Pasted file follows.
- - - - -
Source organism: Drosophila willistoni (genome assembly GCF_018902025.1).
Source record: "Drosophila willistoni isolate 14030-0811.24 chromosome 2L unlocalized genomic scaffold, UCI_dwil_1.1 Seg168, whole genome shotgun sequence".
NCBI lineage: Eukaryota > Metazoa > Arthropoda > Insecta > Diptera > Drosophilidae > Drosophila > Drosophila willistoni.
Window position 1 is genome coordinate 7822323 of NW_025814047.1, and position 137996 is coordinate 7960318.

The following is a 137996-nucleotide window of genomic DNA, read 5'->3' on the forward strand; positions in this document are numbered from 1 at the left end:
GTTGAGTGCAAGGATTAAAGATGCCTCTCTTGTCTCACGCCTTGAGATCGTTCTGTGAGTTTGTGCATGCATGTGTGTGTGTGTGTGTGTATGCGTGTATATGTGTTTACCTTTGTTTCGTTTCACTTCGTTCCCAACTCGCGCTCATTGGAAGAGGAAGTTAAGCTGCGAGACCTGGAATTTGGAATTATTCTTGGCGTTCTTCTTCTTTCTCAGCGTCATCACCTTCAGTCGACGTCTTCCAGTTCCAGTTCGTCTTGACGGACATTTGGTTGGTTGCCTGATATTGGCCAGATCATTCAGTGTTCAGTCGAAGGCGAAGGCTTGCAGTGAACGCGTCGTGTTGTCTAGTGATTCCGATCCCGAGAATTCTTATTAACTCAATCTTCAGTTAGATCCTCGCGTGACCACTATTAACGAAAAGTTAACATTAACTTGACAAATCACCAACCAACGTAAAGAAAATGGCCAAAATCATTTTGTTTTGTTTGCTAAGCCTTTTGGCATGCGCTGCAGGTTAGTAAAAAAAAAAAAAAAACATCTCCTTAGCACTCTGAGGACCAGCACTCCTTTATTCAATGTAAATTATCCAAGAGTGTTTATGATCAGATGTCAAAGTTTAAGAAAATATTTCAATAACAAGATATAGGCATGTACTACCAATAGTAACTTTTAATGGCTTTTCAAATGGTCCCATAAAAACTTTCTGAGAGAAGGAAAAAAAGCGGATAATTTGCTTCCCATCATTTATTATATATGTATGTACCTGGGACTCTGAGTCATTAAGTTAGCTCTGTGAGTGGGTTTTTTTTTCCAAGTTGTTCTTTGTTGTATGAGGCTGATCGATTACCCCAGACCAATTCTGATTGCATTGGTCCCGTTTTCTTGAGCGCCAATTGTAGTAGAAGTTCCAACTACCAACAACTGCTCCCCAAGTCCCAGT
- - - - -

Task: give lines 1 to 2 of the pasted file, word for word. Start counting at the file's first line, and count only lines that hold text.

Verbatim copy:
Source organism: Drosophila willistoni (genome assembly GCF_018902025.1).
Source record: "Drosophila willistoni isolate 14030-0811.24 chromosome 2L unlocalized genomic scaffold, UCI_dwil_1.1 Seg168, whole genome shotgun sequence".